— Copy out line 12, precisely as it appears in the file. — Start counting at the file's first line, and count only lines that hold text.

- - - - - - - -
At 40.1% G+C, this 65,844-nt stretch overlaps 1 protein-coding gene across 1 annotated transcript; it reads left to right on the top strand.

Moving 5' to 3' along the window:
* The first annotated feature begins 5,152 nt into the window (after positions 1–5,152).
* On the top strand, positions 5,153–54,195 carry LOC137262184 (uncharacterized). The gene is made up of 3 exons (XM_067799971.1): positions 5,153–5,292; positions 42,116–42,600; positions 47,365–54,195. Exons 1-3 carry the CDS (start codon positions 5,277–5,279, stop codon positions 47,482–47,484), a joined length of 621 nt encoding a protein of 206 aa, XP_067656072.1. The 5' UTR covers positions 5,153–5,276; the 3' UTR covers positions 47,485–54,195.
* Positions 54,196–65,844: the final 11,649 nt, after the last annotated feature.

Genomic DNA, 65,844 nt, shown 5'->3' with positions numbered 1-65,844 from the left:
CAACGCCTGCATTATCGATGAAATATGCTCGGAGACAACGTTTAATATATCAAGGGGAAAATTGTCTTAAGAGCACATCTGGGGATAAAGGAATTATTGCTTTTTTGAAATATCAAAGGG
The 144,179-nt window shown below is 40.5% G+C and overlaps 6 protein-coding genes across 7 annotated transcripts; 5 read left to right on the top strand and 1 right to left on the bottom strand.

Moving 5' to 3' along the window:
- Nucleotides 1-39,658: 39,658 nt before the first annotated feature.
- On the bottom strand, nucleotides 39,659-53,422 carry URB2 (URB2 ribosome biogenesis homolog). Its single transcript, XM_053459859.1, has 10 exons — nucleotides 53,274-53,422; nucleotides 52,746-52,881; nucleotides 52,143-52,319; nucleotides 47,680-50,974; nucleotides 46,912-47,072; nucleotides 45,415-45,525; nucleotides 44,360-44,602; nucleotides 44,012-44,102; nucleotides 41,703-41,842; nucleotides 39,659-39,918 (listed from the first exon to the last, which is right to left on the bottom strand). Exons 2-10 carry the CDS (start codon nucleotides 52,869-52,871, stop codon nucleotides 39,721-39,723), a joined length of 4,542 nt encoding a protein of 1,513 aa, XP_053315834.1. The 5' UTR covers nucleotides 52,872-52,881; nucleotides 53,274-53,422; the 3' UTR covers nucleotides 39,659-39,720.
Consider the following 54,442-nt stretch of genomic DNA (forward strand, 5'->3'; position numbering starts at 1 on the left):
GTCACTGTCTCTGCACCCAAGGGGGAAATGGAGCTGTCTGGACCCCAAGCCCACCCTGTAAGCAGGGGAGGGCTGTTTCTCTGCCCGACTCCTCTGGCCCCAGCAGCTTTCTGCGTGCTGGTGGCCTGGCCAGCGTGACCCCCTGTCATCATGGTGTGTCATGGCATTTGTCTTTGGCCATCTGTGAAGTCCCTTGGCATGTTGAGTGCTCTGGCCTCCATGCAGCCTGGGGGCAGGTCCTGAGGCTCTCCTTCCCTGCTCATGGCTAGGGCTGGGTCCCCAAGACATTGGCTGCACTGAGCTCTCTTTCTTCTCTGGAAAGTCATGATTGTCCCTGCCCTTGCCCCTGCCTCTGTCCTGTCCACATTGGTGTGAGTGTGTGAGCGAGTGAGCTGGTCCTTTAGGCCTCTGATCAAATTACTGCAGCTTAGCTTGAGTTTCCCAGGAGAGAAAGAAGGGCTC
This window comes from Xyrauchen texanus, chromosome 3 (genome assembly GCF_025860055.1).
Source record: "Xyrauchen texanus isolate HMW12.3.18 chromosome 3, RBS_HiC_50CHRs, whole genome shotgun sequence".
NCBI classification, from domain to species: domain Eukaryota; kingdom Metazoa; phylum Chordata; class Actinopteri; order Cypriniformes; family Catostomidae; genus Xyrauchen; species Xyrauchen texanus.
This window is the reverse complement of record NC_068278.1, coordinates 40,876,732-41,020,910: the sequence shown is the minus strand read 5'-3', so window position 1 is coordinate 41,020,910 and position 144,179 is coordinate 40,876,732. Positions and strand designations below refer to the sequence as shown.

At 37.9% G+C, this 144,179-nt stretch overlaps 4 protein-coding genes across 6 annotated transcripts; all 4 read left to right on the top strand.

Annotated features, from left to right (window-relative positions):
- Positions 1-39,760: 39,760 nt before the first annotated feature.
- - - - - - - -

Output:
Consider the following 54,442-nt stretch of genomic DNA (forward strand, 5'->3'; position numbering starts at 1 on the left):